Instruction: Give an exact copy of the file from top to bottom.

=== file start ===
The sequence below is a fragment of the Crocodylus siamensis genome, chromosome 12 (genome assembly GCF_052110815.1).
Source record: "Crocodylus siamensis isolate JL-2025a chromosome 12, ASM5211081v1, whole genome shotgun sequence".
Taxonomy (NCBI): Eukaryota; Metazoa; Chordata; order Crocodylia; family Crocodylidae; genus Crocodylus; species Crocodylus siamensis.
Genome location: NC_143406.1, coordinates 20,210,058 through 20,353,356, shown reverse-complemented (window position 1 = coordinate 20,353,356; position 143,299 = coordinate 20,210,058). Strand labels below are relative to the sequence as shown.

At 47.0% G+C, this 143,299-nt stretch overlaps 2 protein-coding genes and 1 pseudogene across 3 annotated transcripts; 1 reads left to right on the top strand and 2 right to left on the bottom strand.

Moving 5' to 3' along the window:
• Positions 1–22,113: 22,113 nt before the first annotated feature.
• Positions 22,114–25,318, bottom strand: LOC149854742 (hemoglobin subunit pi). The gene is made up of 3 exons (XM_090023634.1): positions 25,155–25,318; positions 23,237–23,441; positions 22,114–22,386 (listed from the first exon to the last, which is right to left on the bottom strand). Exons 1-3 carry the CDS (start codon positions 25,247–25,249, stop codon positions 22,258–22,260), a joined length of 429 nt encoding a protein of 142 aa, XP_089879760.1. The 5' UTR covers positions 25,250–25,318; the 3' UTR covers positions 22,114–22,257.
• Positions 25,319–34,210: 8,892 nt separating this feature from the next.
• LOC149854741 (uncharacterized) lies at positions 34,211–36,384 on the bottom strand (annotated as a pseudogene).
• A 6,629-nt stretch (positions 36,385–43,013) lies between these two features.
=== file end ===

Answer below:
The sequence below is a fragment of the Crocodylus siamensis genome, chromosome 12 (genome assembly GCF_052110815.1).
Source record: "Crocodylus siamensis isolate JL-2025a chromosome 12, ASM5211081v1, whole genome shotgun sequence".
Taxonomy (NCBI): Eukaryota; Metazoa; Chordata; order Crocodylia; family Crocodylidae; genus Crocodylus; species Crocodylus siamensis.
Genome location: NC_143406.1, coordinates 20,210,058 through 20,353,356, shown reverse-complemented (window position 1 = coordinate 20,353,356; position 143,299 = coordinate 20,210,058). Strand labels below are relative to the sequence as shown.

At 47.0% G+C, this 143,299-nt stretch overlaps 2 protein-coding genes and 1 pseudogene across 3 annotated transcripts; 1 reads left to right on the top strand and 2 right to left on the bottom strand.

Moving 5' to 3' along the window:
• Positions 1–22,113: 22,113 nt before the first annotated feature.
• Positions 22,114–25,318, bottom strand: LOC149854742 (hemoglobin subunit pi). The gene is made up of 3 exons (XM_090023634.1): positions 25,155–25,318; positions 23,237–23,441; positions 22,114–22,386 (listed from the first exon to the last, which is right to left on the bottom strand). Exons 1-3 carry the CDS (start codon positions 25,247–25,249, stop codon positions 22,258–22,260), a joined length of 429 nt encoding a protein of 142 aa, XP_089879760.1. The 5' UTR covers positions 25,250–25,318; the 3' UTR covers positions 22,114–22,257.
• Positions 25,319–34,210: 8,892 nt separating this feature from the next.
• LOC149854741 (uncharacterized) lies at positions 34,211–36,384 on the bottom strand (annotated as a pseudogene).
• A 6,629-nt stretch (positions 36,385–43,013) lies between these two features.